on September 27, 2017 at 2:25 pm

    A female cyclist has been killed in a collision with a 32 tonne tipper lorry at Chelsea Bridge/Grosvenor Road. The collision took place at approximately 7.50am on Wednesday 27th  October 2017.  The cyclist was taken from the scene with what the police described as critical injuries and later died at King’s College Hospital in Denmark Hill.  London Cycling Campaign extends our sympathies to the bereaved. The police have put out a callfor witnesses to the incident. This is, regrettably, the seventh fatality of a cyclist on London roads this year. It is the third involving a lorry.  About half of all cyclist deaths in London involve lorries, with construction lorries being the main vehicle type involved. LCC is calling for protected space for cycling at junctions and on main roads and for safer lorry designs to be adopted across the industry along with the good practice operating standards for heavy vehicles such as CLOCS (Construction Logistics and Community Safety) standard. TfL is currently in the process of consulting on improved vehicle safety standards for HGVs driven on London roads.&nbs […]

  • Full response to Mayor's Transport Strategy
    on September 27, 2017 at 10:33 am

    If you've got two minutes, please take our easy action to respond to the Mayor's Transport Strategy. However, if you want to write a fuller and more informed response to the strategy, we've now published our full response here (also on our regularly updated consultation responses page here. The key points and themes included in our main response are: The MTS is a bold document and its principles are worthy of support LCC supports the long term switch away from over-dependence on motor vehicles in favour of walking, cycling, public transport and access to vehicle-sharing schemes. We agree that this will keep London moving, reduce air pollution and carbon emissions, improve public health and improve the quality of public spaces. Borough buy-in, and indeed mechanisms to ensure boroughs play their full part, is vital to delivery of the MTS Dynamic road-pricing will also be vital, soon, to ensure London can continue to shift from motorised to active modes of travel. In the meantime we support pollution charging to incentivise the use of cleaner vehicles and active modes/public transport, and call for its extension London-wide Interim targets are needed to ensure subsequent Mayors remain on track to fulfil the long-term ambitions laid out in the strategy Included in those interim targets should be the Mayor's pledges as part of our "Sign for Cycling" campaign - notably to triple the mileage of protected space for cycling on main roads by the end of his (first) term There should also be specific, ambitious mode targets for cycling Other major recommendations are: There must be a quality bar for funding for cycling schemes  More clarity should be applied on what cycling infrastructure works - main road tracks, modal filter cells etc. The Mayor should support national campaigns to improve junction designs Bus lanes are not appropriate cycle infrastructure - but where there are no cycle tracks alongside, motorbikes and taxis in bus lanes further reduce what benefit the lanes bestow for those cycling - and should not be allowed in. Bus priority provision should not come at the expense of cycling provision. Cycle parking (including at transport interchanges), cycle theft prevention and police resources for dealing with crime to those cycling must be improved Measures to increase cycling to school must be included to encorage active travel by children The strategy should encompass freight consolidation, but also specific measures to support electric cycles, cargo cycles and other measures to broaden the use of an appeal of cycling as a transport mode for individuals and goods Safety training and systems as well as safer lorry standards should rapidly be spread through the transport industry All major projects should align with the strategy - those such as the Silvertown Tunnel that do not, should not move forward TfL should establish a cycling best practice centre to ensure boroughs and TfL and others move forward with the best schemes and the best community engagement […]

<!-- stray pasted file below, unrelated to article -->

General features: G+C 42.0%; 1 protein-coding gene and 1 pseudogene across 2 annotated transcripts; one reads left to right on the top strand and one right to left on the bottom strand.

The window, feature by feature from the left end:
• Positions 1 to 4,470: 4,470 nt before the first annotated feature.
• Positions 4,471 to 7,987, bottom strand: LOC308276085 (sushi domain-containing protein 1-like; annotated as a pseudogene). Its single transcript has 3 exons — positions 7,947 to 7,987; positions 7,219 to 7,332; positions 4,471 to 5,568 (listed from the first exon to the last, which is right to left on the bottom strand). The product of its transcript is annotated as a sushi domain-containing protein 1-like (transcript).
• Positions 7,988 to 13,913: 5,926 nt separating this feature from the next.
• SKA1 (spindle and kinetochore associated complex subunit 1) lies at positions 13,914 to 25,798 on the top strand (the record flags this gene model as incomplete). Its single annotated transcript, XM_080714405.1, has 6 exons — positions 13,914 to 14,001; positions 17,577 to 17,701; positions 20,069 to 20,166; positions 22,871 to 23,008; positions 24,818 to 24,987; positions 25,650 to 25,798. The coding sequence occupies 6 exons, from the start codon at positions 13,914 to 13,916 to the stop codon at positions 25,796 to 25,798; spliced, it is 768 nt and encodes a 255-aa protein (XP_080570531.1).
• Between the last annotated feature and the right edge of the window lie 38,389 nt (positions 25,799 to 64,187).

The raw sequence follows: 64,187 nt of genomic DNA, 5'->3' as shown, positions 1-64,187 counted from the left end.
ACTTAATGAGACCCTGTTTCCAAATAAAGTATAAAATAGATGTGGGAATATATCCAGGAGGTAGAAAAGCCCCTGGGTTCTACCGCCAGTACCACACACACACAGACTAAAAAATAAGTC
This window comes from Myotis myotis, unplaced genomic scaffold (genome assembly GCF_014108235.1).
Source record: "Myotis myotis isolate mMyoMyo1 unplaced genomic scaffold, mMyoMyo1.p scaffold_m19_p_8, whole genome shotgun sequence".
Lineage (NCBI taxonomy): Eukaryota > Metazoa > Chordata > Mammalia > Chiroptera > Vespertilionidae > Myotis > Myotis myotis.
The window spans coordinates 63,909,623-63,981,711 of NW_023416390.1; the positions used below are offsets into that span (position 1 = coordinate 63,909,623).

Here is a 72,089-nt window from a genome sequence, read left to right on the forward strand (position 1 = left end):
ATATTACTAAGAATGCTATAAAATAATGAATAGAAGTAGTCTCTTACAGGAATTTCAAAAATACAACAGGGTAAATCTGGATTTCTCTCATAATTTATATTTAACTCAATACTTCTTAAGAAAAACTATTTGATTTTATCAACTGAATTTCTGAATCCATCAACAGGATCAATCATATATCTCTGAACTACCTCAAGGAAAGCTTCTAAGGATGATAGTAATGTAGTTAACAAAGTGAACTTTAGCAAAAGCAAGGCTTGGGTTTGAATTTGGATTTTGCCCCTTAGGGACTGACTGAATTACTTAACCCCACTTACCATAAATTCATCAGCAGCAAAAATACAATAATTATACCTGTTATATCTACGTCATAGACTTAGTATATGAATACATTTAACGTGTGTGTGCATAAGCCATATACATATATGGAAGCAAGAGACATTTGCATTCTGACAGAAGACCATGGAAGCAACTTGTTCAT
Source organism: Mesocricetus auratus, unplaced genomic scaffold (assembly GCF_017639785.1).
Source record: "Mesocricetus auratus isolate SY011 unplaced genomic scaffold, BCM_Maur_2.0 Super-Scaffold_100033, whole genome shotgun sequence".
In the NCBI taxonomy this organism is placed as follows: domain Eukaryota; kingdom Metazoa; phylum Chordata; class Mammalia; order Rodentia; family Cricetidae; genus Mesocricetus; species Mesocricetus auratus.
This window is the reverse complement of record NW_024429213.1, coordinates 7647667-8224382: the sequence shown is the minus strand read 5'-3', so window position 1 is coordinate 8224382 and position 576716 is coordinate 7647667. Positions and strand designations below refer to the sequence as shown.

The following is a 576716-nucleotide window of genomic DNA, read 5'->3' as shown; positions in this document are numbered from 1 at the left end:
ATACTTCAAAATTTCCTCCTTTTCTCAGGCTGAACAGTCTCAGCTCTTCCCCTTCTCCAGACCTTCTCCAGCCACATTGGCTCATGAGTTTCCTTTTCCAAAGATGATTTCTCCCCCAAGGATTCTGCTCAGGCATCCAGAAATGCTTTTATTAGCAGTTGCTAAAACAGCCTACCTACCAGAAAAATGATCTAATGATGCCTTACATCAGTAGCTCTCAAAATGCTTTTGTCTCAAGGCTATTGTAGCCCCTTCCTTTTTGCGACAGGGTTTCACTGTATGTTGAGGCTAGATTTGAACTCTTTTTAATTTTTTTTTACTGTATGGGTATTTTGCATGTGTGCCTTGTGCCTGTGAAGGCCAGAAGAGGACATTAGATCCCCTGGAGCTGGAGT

• New west London Cycle Superhighway announced
    on September 21, 2017 at 11:34 am